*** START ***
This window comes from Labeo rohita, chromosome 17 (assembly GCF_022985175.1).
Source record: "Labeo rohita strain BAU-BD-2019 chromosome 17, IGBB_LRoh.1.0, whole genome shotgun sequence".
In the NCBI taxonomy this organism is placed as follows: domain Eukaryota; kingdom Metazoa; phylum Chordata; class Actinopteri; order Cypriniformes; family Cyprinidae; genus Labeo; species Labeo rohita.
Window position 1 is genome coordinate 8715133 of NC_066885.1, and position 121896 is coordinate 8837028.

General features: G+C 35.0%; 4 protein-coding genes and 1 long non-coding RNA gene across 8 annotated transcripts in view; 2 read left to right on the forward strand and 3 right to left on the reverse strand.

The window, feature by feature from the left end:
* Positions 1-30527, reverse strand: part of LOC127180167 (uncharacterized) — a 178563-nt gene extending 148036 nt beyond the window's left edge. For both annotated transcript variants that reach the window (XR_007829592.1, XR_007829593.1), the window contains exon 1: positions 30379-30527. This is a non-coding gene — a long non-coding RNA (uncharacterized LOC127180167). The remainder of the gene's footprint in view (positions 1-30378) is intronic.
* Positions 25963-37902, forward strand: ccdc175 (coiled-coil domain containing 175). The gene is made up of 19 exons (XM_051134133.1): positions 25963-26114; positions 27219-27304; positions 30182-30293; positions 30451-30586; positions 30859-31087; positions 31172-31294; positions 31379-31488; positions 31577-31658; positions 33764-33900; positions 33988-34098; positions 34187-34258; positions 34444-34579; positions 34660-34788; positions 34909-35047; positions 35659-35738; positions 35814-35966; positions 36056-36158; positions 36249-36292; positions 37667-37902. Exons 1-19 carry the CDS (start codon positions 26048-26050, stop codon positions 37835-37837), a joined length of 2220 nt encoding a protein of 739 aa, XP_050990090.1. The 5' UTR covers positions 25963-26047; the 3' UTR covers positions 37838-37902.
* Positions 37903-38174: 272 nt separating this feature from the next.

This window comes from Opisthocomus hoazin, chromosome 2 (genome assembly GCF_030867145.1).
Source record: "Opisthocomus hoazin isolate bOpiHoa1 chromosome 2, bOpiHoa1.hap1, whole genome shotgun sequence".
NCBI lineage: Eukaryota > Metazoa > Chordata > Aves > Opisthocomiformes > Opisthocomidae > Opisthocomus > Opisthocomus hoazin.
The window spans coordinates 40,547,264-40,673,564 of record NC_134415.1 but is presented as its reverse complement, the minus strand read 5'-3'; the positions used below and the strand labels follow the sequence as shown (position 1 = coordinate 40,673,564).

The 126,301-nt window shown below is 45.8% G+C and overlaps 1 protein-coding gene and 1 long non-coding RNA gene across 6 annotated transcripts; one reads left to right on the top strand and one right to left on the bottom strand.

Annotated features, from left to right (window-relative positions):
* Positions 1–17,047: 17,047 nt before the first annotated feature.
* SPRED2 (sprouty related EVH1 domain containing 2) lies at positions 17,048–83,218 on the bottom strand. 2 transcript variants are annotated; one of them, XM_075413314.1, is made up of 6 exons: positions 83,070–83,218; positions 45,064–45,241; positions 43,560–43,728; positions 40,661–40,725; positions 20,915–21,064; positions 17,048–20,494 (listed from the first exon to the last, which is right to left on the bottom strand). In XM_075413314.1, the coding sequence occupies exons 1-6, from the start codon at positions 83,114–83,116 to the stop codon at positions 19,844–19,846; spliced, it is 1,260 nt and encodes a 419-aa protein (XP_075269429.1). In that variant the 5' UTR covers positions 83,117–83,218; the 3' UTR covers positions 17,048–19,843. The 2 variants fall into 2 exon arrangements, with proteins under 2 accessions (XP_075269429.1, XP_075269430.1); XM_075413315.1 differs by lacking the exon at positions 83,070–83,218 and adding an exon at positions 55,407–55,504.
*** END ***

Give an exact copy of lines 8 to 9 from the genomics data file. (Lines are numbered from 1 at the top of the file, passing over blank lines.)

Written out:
* Positions 25963-37902, forward strand: ccdc175 (coiled-coil domain containing 175). The gene is made up of 19 exons (XM_051134133.1): positions 25963-26114; positions 27219-27304; positions 30182-30293; positions 30451-30586; positions 30859-31087; positions 31172-31294; positions 31379-31488; positions 31577-31658; positions 33764-33900; positions 33988-34098; positions 34187-34258; positions 34444-34579; positions 34660-34788; positions 34909-35047; positions 35659-35738; positions 35814-35966; positions 36056-36158; positions 36249-36292; positions 37667-37902. Exons 1-19 carry the CDS (start codon positions 26048-26050, stop codon positions 37835-37837), a joined length of 2220 nt encoding a protein of 739 aa, XP_050990090.1. The 5' UTR covers positions 25963-26047; the 3' UTR covers positions 37838-37902.
* Positions 37903-38174: 272 nt separating this feature from the next.